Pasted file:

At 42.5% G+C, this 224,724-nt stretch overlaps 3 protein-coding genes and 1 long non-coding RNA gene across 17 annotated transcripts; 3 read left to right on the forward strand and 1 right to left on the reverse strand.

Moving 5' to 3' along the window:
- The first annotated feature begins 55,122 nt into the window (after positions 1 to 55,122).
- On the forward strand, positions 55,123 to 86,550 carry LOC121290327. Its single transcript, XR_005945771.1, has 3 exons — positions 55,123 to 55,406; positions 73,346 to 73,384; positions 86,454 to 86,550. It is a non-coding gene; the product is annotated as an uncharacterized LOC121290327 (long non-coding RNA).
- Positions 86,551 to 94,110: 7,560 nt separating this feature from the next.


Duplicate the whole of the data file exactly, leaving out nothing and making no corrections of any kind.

At 42.5% G+C, this 224,724-nt stretch overlaps 3 protein-coding genes and 1 long non-coding RNA gene across 17 annotated transcripts; 3 read left to right on the forward strand and 1 right to left on the reverse strand.

Moving 5' to 3' along the window:
- The first annotated feature begins 55,122 nt into the window (after positions 1 to 55,122).
- On the forward strand, positions 55,123 to 86,550 carry LOC121290327. Its single transcript, XR_005945771.1, has 3 exons — positions 55,123 to 55,406; positions 73,346 to 73,384; positions 86,454 to 86,550. It is a non-coding gene; the product is annotated as an uncharacterized LOC121290327 (long non-coding RNA).
- Positions 86,551 to 94,110: 7,560 nt separating this feature from the next.